He has heard of a sandwich. An excellent sandwich. "I've been looking," he says, "for a good sandwich in Los Angeles."
It is a Monday in September, precisely noon. The morning fog is burning off. The sky over Hollywood is turning cornflower blue. Keanu—really, for a guy who's been a star for two decades now, the Reeves just feels like a vestigial tail—appears on the sidewalk along Sunset Boulevard, in front of Book Soup and a block away from the Viper Room. He's wearing jeans, a black blazer, a plain gray T-shirt, desert boots, and a black motorcycle helmet. His face is scruffy. He's 44. He removes the helmet and grins. The grin is crooked and contagious. Our plan is to go shopping for books. But he is wondering whether at some point we should drive to Santa Monica, because a friend of his has passed along word of a sub, a magnificent sub, that is made at a place called Bay Cities Italian Deli & Bakery. "I was told that it's got the shredded lettuce," he rhapsodizes. "It's like, you know, a good sandwich."
Everything is conveyed in the unmistakable hollowed-out-trunk-of-a-redwood timbre of his voice. The voice speaks of so much more than leafy greens. The voice says: We will be co-conspirators in a quest for pleasure. It says: Provided, my friend, that you don't turn out to be a dick, you are welcome to accompany me in an adventure. "We can do," he says—and there's the crooked grin again—"a feast of the senses."
First, though, a banquet for the brain. Keanu lopes through the front door at Book Soup—he's been coming here for about 20 years, often late at night—and gallantly kisses the cheek of the pretty blonde at the cash register. "Hello, Fawn!" he proclaims.
"How are you?" Fawn says. "I saw your mom the other day."
"You did?" he asks, and then, after he and Fawn have traded a few pleasantries, he sends up a quick signal flare: "This is a journalist."
"I'll keep all your secrets," she tells him. "Don't worry."
"Everyone says that," he says.
Today is an all-about-the-journey-not-the-destination kind of day. The point is to hang out in the vicinity of stuff that Keanu likes, and Keanu likes books. This might come as a surprise to those who still cling to the impression—one fostered by his past residency in the stoner/slacker/surfer precinct exemplified by films like Bill & Ted's Excellent Adventure, River's Edge, and Point Break—that Keanu is, you know . . . kind of dumb. "He is the opposite of dumb," says Scott Derrickson, who directed him in December's The Day the Earth Stood Still. "That is a word that has no application to him. This is not just a director trying to defend his actor and say, 'No, really, he's not dumb.' He's fiercely intelligent."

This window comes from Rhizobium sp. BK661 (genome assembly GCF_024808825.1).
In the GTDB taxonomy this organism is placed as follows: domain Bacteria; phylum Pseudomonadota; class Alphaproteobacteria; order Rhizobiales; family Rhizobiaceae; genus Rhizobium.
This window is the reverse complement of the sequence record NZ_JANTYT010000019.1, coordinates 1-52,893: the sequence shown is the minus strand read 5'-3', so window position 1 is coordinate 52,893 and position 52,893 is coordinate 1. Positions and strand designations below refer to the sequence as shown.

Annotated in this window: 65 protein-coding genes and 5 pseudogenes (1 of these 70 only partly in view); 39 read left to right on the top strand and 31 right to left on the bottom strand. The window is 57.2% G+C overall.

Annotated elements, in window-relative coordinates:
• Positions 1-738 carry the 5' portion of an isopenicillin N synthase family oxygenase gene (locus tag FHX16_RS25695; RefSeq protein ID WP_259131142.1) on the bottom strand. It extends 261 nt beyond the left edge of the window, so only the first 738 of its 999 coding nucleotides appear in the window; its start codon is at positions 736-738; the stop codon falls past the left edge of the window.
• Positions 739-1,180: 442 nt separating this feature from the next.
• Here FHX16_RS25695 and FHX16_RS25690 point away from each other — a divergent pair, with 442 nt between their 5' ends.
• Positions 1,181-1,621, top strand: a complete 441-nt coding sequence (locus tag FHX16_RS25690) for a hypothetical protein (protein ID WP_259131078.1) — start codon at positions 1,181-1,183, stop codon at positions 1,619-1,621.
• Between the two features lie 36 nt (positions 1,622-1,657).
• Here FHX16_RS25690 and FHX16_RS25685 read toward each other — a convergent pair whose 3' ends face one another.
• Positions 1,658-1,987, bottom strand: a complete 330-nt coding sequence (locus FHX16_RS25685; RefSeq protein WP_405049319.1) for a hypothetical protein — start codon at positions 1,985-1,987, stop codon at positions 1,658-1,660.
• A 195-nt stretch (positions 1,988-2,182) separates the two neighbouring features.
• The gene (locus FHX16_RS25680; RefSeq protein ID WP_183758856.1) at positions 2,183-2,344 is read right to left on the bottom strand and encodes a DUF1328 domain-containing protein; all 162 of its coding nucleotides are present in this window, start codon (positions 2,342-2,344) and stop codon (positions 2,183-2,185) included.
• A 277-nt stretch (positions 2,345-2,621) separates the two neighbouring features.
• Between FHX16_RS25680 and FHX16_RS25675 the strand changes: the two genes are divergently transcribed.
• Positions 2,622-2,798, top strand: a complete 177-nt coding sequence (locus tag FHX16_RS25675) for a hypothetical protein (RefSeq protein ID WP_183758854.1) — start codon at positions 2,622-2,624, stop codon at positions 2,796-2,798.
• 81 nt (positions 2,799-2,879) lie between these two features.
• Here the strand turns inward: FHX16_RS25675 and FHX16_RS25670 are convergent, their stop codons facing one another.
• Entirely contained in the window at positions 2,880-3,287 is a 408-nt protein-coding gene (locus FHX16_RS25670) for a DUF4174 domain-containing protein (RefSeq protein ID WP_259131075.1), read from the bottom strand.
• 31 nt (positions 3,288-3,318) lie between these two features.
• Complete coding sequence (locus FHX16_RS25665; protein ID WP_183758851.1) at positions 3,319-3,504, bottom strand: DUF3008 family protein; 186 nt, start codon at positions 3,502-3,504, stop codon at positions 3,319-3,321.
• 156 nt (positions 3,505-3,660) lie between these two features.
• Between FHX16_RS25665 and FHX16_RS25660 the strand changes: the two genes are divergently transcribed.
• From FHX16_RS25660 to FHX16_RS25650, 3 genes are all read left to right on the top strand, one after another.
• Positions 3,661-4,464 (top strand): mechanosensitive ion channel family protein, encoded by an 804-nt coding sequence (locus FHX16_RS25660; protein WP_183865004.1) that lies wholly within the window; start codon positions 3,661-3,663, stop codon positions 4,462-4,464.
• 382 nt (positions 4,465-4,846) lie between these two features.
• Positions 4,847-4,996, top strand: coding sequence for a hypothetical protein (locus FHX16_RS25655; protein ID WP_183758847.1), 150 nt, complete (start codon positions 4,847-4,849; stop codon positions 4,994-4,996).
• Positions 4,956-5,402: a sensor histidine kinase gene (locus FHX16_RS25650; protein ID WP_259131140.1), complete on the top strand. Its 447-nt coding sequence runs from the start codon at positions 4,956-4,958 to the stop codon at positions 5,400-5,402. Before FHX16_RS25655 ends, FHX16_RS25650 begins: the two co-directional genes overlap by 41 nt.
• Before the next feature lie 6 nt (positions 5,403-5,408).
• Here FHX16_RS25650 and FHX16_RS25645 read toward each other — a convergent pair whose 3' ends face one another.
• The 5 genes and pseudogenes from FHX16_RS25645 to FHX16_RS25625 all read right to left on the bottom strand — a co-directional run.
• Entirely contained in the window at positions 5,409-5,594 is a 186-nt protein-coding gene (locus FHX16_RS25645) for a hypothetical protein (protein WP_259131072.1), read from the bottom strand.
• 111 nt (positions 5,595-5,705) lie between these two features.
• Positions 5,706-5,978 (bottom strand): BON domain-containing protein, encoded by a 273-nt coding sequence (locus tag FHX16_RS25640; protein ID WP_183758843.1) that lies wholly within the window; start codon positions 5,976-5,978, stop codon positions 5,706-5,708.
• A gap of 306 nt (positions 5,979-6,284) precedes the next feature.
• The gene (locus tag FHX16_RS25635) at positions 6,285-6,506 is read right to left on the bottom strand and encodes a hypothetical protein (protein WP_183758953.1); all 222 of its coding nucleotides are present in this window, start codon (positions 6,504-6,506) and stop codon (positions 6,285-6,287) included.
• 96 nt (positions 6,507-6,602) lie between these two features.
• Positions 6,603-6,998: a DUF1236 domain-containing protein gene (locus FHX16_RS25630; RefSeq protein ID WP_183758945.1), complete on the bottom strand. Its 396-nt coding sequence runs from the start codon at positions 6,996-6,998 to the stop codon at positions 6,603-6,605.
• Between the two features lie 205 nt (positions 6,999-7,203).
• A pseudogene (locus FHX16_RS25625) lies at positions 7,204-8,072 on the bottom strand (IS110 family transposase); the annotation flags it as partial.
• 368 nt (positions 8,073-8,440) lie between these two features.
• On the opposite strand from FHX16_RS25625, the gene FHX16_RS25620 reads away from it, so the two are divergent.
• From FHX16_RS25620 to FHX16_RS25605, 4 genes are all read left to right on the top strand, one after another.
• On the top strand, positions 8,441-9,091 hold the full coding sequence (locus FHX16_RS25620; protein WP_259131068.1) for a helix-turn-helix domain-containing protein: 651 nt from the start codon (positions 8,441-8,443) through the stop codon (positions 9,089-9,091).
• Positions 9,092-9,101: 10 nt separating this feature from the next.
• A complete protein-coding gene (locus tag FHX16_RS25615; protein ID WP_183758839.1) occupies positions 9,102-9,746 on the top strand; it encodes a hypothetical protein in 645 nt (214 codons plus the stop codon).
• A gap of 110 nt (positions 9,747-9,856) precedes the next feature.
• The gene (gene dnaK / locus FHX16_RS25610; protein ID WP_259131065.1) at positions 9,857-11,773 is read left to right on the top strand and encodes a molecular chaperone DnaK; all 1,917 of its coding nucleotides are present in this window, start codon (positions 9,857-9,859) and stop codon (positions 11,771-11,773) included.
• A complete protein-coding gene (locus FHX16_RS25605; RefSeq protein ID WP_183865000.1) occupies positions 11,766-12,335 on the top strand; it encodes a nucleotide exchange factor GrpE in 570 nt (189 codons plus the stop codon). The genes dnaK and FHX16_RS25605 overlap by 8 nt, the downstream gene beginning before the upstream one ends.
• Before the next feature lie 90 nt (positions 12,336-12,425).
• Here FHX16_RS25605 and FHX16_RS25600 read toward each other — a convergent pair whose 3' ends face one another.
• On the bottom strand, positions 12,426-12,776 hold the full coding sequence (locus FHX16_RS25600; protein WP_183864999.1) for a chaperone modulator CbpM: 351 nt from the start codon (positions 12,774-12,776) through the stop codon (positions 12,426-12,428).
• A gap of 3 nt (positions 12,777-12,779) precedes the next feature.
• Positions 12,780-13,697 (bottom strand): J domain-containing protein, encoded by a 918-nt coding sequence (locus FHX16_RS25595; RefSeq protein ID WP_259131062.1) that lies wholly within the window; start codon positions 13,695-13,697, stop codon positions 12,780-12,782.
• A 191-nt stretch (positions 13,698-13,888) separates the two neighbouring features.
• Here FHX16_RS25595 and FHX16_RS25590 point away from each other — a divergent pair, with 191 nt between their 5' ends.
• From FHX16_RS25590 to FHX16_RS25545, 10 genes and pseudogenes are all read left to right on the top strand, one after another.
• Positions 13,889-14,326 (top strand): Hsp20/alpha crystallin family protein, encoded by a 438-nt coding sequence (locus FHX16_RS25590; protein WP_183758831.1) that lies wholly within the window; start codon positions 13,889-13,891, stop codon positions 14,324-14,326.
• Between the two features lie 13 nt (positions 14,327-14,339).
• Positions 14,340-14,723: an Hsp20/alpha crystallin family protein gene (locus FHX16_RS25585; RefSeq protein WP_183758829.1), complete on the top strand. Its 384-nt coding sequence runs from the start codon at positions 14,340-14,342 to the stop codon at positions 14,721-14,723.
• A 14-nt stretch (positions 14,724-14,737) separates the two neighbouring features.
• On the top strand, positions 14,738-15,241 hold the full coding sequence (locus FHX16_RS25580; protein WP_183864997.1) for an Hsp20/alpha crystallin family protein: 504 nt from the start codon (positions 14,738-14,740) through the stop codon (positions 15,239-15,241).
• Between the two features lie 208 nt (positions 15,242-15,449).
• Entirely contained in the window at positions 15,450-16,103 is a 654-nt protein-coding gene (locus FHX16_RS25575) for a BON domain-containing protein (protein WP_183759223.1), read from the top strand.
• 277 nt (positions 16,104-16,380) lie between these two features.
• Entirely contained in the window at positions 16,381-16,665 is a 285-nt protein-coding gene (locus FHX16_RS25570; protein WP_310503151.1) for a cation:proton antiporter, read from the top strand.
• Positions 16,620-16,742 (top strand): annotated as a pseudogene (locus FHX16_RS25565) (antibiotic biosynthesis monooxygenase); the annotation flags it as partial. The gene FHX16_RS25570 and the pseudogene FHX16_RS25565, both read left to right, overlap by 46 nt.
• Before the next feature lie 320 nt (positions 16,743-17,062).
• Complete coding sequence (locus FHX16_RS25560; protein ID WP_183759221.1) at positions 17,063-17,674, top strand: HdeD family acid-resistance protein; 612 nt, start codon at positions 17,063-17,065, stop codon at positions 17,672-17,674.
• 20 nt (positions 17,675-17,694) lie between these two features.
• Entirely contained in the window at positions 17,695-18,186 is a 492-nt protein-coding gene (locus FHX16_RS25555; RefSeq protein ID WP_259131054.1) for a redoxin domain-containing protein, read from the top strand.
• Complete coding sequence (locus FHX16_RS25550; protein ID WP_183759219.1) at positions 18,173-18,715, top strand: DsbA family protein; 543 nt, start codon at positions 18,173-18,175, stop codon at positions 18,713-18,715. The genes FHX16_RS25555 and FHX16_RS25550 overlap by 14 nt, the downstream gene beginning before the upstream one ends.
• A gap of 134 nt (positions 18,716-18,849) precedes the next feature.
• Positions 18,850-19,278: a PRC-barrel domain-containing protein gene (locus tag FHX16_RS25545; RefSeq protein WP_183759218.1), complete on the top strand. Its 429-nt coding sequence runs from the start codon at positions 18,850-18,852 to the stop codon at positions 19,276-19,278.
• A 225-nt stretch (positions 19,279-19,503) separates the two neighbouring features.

It does, to be sure, take a certain strain of otherworldly brainpower to be a movie star in an era of microscopic tabloid scrutiny while somehow managing to keep your private life as trackless as a tabula rasa. In The Day the Earth Stood Still, a remake of the 1951 sci-fi movie, Keanu plays Klaatu. Klaatu is an alien who has inhabited a human body in order to mingle with mankind and figure out whether we deserve to be saved or wiped out. Keanu observes that "playing an alien is tough." Which is probably true, though if anyone's up to the task it's Keanu, the most extraterrestrial celebrity in our midst. "He's really still," says Emma Watts, the president of production at Fox, the studio that's putting out Earth. "He's got a stillness, and he's also a man of action." She remembers meeting with him to talk about the movie and noticing that he had jotted down three or four pages of exhaustive notes about the script. In very tiny handwriting.
The trailer for The Day the Earth Stood Still
So could it be? Is Keanu Reeves some kind of . . . stealth genius? "I've swapped a lot of books with him in the last nine months. He is one of the most voracious readers I've ever met," Derrickson says. "He's very unpretentious about it. Nobody really knows, and he doesn't really care that nobody knows." Nor does his reading come across as a glued-on Hollywood affectation—like a habit, say, of toting around a yellowed copy of Leaves of Grass in an attempt to look a few millimeters deeper than a smear of Kiehl's eye cream.
No. It becomes clear after 30 seconds of watching Keanu pinball around the aisles of Book Soup that he approaches the printed word as both a glutton and a gourmand: He inhales a lot, and he's game to order off-menu. He tells me he just finished all of the novels in John Updike's Rabbit series. "So fantastic," he says with a reverent hush. I mention another work about suburban crisis, Richard Yates' Revolutionary Road, and he rears back and slides the helmet onto his head so that he can free up his left hand. "Oh, YES!!!" he shouts. "Let's high-five on Revolutionary Road!" We slap palms. This prompts a rumination from Keanu on the primary characters in that book, Frank and April Wheeler, and "the identities that they're wearing—you know, their authentic self and then their external self and that dialogue that's going on."